One of the advertising industry's most respected figures passed away suddenly on Saturday at the age of 75. David Abbott was a founding member of the London-based Abbott Mead Vickers BBDO, an agency which has created countless award-winning campaigns for clients as diverse as Sainsbury's, Ikea, Volvo and the RSPCA. He helped launch the agency, which was to become the largest in the country, in 1978, and retired as chairman and creative director 20 years later, in November 1998, handing the reins to Peter Souter.
David Abbott passed away suddenly on Saturday at the age of 75
Abbott began his career in advertising as a gifted copywriter at Mather & Crowther, before joining DDB. He founded French Gold Abbott in 1971, before teaming up with Peter Mead and Adrian Vickers to create AMV 7 years later. David and his co-founders came to stand for something pure and just in the advertising world; refusing to accept work from tobacco clients or toy manufacturers, because they believed children were unable to properly filter advertising from reality. They also tried to stick to a stringent “No redundancies” policy when economic times were tough. The man himself said he liked to believe that “When staff or clients move on from AMV, they take with them a conviction that advertising is an honourable and effective trade, that hard work can be exhilarating, that a good idea deserves reverence, and that talent grows best in the sunshine of security and encouragement.” He was officially inducted into the American Advertising Federation's Hall of Fame in 2011.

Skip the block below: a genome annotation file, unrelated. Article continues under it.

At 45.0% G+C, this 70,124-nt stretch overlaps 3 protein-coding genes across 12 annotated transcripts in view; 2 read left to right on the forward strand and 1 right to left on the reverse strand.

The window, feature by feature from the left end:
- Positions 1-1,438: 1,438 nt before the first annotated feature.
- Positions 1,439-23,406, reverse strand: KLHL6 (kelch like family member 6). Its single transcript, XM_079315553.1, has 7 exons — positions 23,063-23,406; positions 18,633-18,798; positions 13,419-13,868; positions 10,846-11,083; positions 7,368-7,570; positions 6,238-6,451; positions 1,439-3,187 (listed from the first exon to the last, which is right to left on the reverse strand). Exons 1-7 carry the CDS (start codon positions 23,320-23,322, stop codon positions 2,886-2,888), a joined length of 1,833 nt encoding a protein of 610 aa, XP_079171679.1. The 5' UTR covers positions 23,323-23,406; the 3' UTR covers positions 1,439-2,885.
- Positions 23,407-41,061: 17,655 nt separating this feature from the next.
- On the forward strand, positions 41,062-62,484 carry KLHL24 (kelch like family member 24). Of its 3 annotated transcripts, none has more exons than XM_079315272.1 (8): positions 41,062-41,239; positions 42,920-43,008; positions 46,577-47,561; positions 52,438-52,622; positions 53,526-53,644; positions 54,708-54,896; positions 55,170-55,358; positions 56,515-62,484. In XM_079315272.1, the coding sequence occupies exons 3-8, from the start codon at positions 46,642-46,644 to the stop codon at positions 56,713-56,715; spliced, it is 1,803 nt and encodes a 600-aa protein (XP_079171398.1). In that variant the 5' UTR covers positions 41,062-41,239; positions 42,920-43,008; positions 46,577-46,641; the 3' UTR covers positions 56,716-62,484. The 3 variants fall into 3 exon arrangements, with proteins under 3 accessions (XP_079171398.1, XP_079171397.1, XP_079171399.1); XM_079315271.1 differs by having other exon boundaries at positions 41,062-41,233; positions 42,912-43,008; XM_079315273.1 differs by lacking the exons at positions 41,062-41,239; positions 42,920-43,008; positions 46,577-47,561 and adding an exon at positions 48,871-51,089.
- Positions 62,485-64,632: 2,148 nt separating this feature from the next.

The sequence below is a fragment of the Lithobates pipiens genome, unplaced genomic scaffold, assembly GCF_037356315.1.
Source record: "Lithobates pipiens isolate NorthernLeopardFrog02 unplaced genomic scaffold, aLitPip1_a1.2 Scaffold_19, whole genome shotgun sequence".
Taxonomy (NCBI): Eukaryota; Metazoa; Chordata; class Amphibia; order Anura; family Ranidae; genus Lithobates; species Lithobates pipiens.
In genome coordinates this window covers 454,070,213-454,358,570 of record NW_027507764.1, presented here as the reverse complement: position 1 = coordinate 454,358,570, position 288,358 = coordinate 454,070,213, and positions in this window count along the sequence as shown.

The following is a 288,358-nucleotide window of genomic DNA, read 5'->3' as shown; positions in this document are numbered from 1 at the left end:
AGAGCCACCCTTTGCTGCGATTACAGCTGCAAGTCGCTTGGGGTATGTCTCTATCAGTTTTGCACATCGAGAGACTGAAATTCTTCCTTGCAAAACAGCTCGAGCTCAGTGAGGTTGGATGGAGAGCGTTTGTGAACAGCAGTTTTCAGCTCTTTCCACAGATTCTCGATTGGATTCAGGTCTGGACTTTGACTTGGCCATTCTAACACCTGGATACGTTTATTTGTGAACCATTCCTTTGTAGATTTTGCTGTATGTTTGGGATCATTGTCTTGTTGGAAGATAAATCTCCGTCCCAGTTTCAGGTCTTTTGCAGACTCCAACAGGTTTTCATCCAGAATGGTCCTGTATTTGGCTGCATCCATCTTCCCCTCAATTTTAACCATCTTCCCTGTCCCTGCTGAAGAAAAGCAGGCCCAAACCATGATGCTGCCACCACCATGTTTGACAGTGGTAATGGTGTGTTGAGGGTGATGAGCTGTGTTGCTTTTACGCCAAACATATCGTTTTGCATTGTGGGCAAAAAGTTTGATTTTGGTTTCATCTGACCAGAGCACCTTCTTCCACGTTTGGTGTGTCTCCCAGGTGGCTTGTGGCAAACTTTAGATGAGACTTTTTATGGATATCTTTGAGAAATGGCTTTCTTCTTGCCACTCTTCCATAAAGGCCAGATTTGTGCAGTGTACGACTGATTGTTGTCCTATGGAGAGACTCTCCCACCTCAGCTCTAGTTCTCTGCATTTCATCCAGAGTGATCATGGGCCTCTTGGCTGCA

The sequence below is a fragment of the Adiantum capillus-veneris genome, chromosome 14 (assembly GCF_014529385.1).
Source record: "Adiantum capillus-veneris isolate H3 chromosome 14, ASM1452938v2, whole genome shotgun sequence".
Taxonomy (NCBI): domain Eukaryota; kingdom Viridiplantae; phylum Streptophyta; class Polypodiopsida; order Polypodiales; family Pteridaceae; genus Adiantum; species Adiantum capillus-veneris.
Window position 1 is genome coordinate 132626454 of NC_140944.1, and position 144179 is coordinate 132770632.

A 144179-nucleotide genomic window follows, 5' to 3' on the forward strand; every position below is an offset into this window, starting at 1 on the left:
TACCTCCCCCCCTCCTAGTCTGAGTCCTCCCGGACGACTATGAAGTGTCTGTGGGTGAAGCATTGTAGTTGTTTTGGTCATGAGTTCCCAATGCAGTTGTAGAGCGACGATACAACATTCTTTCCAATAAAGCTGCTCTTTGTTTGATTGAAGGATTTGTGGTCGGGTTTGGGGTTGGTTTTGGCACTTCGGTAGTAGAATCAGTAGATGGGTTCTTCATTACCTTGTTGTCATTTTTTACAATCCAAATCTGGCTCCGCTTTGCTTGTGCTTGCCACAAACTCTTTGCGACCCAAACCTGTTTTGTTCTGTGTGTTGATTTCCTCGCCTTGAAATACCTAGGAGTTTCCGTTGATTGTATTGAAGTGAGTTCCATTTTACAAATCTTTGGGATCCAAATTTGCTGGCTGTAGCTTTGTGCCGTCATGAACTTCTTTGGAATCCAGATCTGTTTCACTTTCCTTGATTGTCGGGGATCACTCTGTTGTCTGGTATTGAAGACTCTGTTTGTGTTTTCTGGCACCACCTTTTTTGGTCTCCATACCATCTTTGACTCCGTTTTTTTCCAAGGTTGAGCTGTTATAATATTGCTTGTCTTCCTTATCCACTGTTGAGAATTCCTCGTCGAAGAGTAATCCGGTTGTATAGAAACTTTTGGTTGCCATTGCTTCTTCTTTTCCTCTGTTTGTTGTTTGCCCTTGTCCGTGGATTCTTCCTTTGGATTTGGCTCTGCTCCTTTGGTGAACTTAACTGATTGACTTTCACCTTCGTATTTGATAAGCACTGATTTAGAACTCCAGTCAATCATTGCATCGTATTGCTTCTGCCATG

Those in the industry who had worked with David, and had known him as both colleague and friend, were eager to speak out regarding what their departed ally brought to the industry. Peter Mead, the man with whom David founded the company in the late 70's said that David meant more to him than he could possibly express in words. He said “David transformed my life from the moment I met him some 45 years ago, when he joined (fellow co-founder) Adrian Vickers and me in our little agency. He describes David joining the agency as being akin to “Lionel Messi joining Millwall,” and says that David's talent “Catapulted AMV into the advertising stratosphere.”
“When staff or clients move on from AMV, they take with them a conviction that advertising is an honourable and effective trade, and that talent grows best in the sunshine of security and encouragement.” David Abbott
Former AMV account executive, and now global chief executive at BBDO (who acquired a majority stake in AMV back in 1991) recalled his time working with David. He remembered David as “A gentleman. Polite and principled, generous and witty,” and said that “Just being around him made you feel better.” He believes it was David's incredibly work that truly set him apart though, and feels that there “Has never been a copywriter whose work has had more impact.” Some of the iconic campaigns David was a significant part of at AMV, include the beloved 'JR Hartley' TV ad for the Yellow Pages, the infamous (and iconic) “I never read the Economist” ads, and peerless work for brands such as Sainsbury's, Volvo and BT that were truly ahead of their time.
David also recently penned a novel titled 'The Upright Piano Player', which was published in 2010 and is expected to be honoured at the upcoming D&AD awards ceremony with a special tribute.
Benjamin Hiorns is a freelance writer and musician who downloaded The Upright Piano Player to his Kindle, moments after finishing this article.